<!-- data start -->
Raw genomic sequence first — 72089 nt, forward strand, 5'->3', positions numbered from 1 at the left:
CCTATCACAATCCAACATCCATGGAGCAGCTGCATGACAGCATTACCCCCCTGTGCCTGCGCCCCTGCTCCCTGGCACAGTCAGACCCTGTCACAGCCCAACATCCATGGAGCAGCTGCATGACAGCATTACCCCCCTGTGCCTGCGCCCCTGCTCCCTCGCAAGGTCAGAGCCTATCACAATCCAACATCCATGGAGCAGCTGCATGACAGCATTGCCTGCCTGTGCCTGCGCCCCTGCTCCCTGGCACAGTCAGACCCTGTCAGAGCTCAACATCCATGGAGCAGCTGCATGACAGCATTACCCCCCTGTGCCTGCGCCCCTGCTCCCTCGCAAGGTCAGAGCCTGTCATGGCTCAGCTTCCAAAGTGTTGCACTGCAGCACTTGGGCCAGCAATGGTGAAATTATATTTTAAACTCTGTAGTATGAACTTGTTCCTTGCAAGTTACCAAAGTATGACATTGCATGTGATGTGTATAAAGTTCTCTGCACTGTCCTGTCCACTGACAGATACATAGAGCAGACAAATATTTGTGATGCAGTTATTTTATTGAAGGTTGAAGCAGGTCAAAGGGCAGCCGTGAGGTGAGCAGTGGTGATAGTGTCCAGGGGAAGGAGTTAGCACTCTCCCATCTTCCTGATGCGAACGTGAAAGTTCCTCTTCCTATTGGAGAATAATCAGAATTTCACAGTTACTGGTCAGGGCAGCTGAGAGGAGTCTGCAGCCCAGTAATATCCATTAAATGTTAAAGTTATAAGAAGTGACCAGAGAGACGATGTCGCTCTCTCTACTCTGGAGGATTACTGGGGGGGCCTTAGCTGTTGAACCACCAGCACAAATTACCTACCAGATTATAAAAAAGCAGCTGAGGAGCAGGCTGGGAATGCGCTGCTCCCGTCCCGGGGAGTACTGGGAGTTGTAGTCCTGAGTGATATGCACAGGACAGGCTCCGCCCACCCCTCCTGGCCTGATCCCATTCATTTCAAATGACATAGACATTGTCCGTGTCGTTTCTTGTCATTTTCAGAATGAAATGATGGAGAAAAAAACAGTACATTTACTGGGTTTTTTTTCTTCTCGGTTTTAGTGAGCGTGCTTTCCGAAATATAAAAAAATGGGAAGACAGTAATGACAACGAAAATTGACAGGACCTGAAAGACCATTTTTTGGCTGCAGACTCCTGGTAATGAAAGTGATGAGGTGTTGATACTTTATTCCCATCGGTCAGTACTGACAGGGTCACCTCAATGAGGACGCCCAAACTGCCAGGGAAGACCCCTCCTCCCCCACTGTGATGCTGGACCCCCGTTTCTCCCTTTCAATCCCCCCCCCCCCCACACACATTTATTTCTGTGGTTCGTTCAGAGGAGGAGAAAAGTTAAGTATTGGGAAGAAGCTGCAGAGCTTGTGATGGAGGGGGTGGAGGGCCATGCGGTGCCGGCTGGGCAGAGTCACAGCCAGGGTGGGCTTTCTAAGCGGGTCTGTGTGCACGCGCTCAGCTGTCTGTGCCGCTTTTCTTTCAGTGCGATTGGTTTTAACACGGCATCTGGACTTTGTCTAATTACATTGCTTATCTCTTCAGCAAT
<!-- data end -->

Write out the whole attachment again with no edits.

Raw genomic sequence first — 72089 nt, forward strand, 5'->3', positions numbered from 1 at the left:
CCTATCACAATCCAACATCCATGGAGCAGCTGCATGACAGCATTACCCCCCTGTGCCTGCGCCCCTGCTCCCTGGCACAGTCAGACCCTGTCACAGCCCAACATCCATGGAGCAGCTGCATGACAGCATTACCCCCCTGTGCCTGCGCCCCTGCTCCCTCGCAAGGTCAGAGCCTATCACAATCCAACATCCATGGAGCAGCTGCATGACAGCATTGCCTGCCTGTGCCTGCGCCCCTGCTCCCTGGCACAGTCAGACCCTGTCAGAGCTCAACATCCATGGAGCAGCTGCATGACAGCATTACCCCCCTGTGCCTGCGCCCCTGCTCCCTCGCAAGGTCAGAGCCTGTCATGGCTCAGCTTCCAAAGTGTTGCACTGCAGCACTTGGGCCAGCAATGGTGAAATTATATTTTAAACTCTGTAGTATGAACTTGTTCCTTGCAAGTTACCAAAGTATGACATTGCATGTGATGTGTATAAAGTTCTCTGCACTGTCCTGTCCACTGACAGATACATAGAGCAGACAAATATTTGTGATGCAGTTATTTTATTGAAGGTTGAAGCAGGTCAAAGGGCAGCCGTGAGGTGAGCAGTGGTGATAGTGTCCAGGGGAAGGAGTTAGCACTCTCCCATCTTCCTGATGCGAACGTGAAAGTTCCTCTTCCTATTGGAGAATAATCAGAATTTCACAGTTACTGGTCAGGGCAGCTGAGAGGAGTCTGCAGCCCAGTAATATCCATTAAATGTTAAAGTTATAAGAAGTGACCAGAGAGACGATGTCGCTCTCTCTACTCTGGAGGATTACTGGGGGGGCCTTAGCTGTTGAACCACCAGCACAAATTACCTACCAGATTATAAAAAAGCAGCTGAGGAGCAGGCTGGGAATGCGCTGCTCCCGTCCCGGGGAGTACTGGGAGTTGTAGTCCTGAGTGATATGCACAGGACAGGCTCCGCCCACCCCTCCTGGCCTGATCCCATTCATTTCAAATGACATAGACATTGTCCGTGTCGTTTCTTGTCATTTTCAGAATGAAATGATGGAGAAAAAAACAGTACATTTACTGGGTTTTTTTTCTTCTCGGTTTTAGTGAGCGTGCTTTCCGAAATATAAAAAAATGGGAAGACAGTAATGACAACGAAAATTGACAGGACCTGAAAGACCATTTTTTGGCTGCAGACTCCTGGTAATGAAAGTGATGAGGTGTTGATACTTTATTCCCATCGGTCAGTACTGACAGGGTCACCTCAATGAGGACGCCCAAACTGCCAGGGAAGACCCCTCCTCCCCCACTGTGATGCTGGACCCCCGTTTCTCCCTTTCAATCCCCCCCCCCCCCACACACATTTATTTCTGTGGTTCGTTCAGAGGAGGAGAAAAGTTAAGTATTGGGAAGAAGCTGCAGAGCTTGTGATGGAGGGGGTGGAGGGCCATGCGGTGCCGGCTGGGCAGAGTCACAGCCAGGGTGGGCTTTCTAAGCGGGTCTGTGTGCACGCGCTCAGCTGTCTGTGCCGCTTTTCTTTCAGTGCGATTGGTTTTAACACGGCATCTGGACTTTGTCTAATTACATTGCTTATCTCTTCAGCAAT